Florida Public Health Review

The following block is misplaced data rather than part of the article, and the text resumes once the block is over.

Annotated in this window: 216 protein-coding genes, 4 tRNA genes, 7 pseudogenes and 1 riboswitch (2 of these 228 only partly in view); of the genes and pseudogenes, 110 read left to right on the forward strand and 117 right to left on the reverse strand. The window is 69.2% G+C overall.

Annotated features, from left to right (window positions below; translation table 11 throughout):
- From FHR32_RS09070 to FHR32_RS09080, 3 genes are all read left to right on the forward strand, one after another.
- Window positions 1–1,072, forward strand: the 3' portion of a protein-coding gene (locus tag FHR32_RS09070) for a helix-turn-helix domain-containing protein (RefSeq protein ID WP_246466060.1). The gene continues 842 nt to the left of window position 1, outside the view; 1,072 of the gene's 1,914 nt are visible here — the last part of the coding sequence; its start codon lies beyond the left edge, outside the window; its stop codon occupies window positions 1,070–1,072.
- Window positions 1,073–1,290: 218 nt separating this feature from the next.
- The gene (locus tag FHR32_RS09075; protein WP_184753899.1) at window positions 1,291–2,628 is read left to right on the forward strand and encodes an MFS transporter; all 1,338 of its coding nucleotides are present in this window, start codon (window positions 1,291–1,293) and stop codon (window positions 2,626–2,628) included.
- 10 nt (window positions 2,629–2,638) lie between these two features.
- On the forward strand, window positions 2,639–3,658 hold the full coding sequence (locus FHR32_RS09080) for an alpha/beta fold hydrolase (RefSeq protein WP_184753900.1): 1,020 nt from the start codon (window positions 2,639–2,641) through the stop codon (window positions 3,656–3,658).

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Background. In summer 2016, Miami-Dade County, Florida, declared a public health emergency when reports of locally acquired Zika infections were confirmed. Officials at a large public university in the county warned students of the risks and advocated the use of repellents and permethrin to prevent mosquito bites. A subsequent study showed few students (2.9%) sprayed their clothes with permethrin. Purpose. In the absence of a safe and effective vaccine, a team of Master of Public Health students sought to determine if a brief educational intervention might increase permethrin use. Methods. Students living in six dormitories were chosen as the population of interest. Three dormitories were randomly assigned to an experimental condition (information about Zika) and three to a control condition (information about psychological counseling services). A questionnaire was distributed to participants immediately before and again immediately after a 20-30-minute educational presentation. The educational intervention was developed following the six steps of Intervention Mapping for Health Promotion Planning. Responses to questionnaire items were coded and analyzed. Results. After exposure to an educational program on Zika infections and prevention, significant increases (pdefinitely use permethrin to prevent mosquito bites increased from 17.3% at baseline to 40.7% at follow-up (p=.01). No significant differences in pre- and post-intervention scores were noted for the 51 students in the control condition. Discussion. A brief educational intervention can be effective in promoting permethrin use to prevent Zika and other mosquito-borne infections among college students. Permethrin and instructions for proper use should be included in Zika prevention kits.